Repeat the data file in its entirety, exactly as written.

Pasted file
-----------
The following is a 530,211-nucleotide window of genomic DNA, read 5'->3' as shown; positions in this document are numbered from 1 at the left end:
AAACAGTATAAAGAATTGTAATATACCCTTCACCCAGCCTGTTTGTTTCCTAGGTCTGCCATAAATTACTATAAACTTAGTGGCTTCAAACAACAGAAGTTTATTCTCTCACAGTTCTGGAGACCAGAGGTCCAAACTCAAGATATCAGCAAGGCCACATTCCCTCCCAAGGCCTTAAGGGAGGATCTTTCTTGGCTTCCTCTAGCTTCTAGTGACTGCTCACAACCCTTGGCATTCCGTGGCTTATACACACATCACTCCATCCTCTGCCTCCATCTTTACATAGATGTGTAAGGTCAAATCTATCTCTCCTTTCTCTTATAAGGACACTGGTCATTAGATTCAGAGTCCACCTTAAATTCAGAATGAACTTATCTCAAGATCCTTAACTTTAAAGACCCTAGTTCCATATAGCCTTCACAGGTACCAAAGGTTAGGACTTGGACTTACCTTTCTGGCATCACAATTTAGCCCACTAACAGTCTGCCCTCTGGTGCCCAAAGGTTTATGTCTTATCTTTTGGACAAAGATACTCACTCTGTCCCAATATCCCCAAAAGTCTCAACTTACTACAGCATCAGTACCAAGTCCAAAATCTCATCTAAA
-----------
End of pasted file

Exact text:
The following is a 530,211-nucleotide window of genomic DNA, read 5'->3' as shown; positions in this document are numbered from 1 at the left end:
AAACAGTATAAAGAATTGTAATATACCCTTCACCCAGCCTGTTTGTTTCCTAGGTCTGCCATAAATTACTATAAACTTAGTGGCTTCAAACAACAGAAGTTTATTCTCTCACAGTTCTGGAGACCAGAGGTCCAAACTCAAGATATCAGCAAGGCCACATTCCCTCCCAAGGCCTTAAGGGAGGATCTTTCTTGGCTTCCTCTAGCTTCTAGTGACTGCTCACAACCCTTGGCATTCCGTGGCTTATACACACATCACTCCATCCTCTGCCTCCATCTTTACATAGATGTGTAAGGTCAAATCTATCTCTCCTTTCTCTTATAAGGACACTGGTCATTAGATTCAGAGTCCACCTTAAATTCAGAATGAACTTATCTCAAGATCCTTAACTTTAAAGACCCTAGTTCCATATAGCCTTCACAGGTACCAAAGGTTAGGACTTGGACTTACCTTTCTGGCATCACAATTTAGCCCACTAACAGTCTGCCCTCTGGTGCCCAAAGGTTTATGTCTTATCTTTTGGACAAAGATACTCACTCTGTCCCAATATCCCCAAAAGTCTCAACTTACTACAGCATCAGTACCAAGTCCAAAATCTCATCTAAA